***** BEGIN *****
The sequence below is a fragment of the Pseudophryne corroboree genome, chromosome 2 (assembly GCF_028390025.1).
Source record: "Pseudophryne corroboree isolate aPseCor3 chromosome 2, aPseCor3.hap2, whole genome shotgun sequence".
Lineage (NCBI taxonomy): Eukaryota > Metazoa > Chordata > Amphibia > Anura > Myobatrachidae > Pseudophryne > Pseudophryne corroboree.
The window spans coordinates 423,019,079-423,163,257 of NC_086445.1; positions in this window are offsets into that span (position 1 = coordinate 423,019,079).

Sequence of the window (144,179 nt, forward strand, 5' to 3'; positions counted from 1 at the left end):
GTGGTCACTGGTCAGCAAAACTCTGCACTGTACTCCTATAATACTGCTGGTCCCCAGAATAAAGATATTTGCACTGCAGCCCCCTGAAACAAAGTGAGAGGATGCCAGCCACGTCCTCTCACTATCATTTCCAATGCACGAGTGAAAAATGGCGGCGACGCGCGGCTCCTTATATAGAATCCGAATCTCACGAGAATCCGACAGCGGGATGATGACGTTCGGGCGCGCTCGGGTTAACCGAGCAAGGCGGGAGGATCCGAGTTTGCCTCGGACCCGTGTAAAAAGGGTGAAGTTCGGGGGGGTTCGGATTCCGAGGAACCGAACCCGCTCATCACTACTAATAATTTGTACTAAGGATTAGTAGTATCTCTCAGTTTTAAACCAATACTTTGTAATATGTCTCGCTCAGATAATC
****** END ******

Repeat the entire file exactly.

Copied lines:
The sequence below is a fragment of the Pseudophryne corroboree genome, chromosome 2 (assembly GCF_028390025.1).
Source record: "Pseudophryne corroboree isolate aPseCor3 chromosome 2, aPseCor3.hap2, whole genome shotgun sequence".
Lineage (NCBI taxonomy): Eukaryota > Metazoa > Chordata > Amphibia > Anura > Myobatrachidae > Pseudophryne > Pseudophryne corroboree.
The window spans coordinates 423,019,079-423,163,257 of NC_086445.1; positions in this window are offsets into that span (position 1 = coordinate 423,019,079).

Sequence of the window (144,179 nt, forward strand, 5' to 3'; positions counted from 1 at the left end):
GTGGTCACTGGTCAGCAAAACTCTGCACTGTACTCCTATAATACTGCTGGTCCCCAGAATAAAGATATTTGCACTGCAGCCCCCTGAAACAAAGTGAGAGGATGCCAGCCACGTCCTCTCACTATCATTTCCAATGCACGAGTGAAAAATGGCGGCGACGCGCGGCTCCTTATATAGAATCCGAATCTCACGAGAATCCGACAGCGGGATGATGACGTTCGGGCGCGCTCGGGTTAACCGAGCAAGGCGGGAGGATCCGAGTTTGCCTCGGACCCGTGTAAAAAGGGTGAAGTTCGGGGGGGTTCGGATTCCGAGGAACCGAACCCGCTCATCACTACTAATAATTTGTACTAAGGATTAGTAGTATCTCTCAGTTTTAAACCAATACTTTGTAATATGTCTCGCTCAGATAATC